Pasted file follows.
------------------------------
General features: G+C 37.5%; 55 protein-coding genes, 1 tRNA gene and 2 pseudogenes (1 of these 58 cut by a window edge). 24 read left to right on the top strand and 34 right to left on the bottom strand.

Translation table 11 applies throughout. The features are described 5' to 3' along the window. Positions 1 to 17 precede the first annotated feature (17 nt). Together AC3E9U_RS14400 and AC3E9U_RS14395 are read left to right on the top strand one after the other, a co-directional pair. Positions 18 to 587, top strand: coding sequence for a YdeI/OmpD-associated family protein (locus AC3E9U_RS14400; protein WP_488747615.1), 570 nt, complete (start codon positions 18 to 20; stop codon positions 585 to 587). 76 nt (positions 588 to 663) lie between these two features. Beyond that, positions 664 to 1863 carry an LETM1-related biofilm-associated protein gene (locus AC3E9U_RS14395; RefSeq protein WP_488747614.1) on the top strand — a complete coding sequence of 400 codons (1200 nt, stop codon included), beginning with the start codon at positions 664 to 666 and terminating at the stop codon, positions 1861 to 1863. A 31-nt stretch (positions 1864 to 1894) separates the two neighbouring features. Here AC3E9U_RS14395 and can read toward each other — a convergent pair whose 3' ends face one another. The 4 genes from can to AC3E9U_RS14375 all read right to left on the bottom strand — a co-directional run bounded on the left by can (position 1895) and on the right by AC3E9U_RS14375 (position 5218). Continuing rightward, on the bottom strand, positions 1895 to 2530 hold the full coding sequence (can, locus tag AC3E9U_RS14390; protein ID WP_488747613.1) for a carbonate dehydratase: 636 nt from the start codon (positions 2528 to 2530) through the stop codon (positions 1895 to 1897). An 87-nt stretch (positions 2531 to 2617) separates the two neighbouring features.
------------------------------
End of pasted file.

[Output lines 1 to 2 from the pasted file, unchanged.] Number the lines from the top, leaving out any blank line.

General features: G+C 37.5%; 55 protein-coding genes, 1 tRNA gene and 2 pseudogenes (1 of these 58 cut by a window edge). 24 read left to right on the top strand and 34 right to left on the bottom strand.

Translation table 11 applies throughout. The features are described 5' to 3' along the window. Positions 1 to 17 precede the first annotated feature (17 nt). Together AC3E9U_RS14400 and AC3E9U_RS14395 are read left to right on the top strand one after the other, a co-directional pair. Positions 18 to 587, top strand: coding sequence for a YdeI/OmpD-associated family protein (locus AC3E9U_RS14400; protein WP_488747615.1), 570 nt, complete (start codon positions 18 to 20; stop codon positions 585 to 587). 76 nt (positions 588 to 663) lie between these two features. Beyond that, positions 664 to 1863 carry an LETM1-related biofilm-associated protein gene (locus AC3E9U_RS14395; RefSeq protein WP_488747614.1) on the top strand — a complete coding sequence of 400 codons (1200 nt, stop codon included), beginning with the start codon at positions 664 to 666 and terminating at the stop codon, positions 1861 to 1863. A 31-nt stretch (positions 1864 to 1894) separates the two neighbouring features. Here AC3E9U_RS14395 and can read toward each other — a convergent pair whose 3' ends face one another. The 4 genes from can to AC3E9U_RS14375 all read right to left on the bottom strand — a co-directional run bounded on the left by can (position 1895) and on the right by AC3E9U_RS14375 (position 5218). Continuing rightward, on the bottom strand, positions 1895 to 2530 hold the full coding sequence (can, locus tag AC3E9U_RS14390; protein ID WP_488747613.1) for a carbonate dehydratase: 636 nt from the start codon (positions 2528 to 2530) through the stop codon (positions 1895 to 1897). An 87-nt stretch (positions 2531 to 2617) separates the two neighbouring features.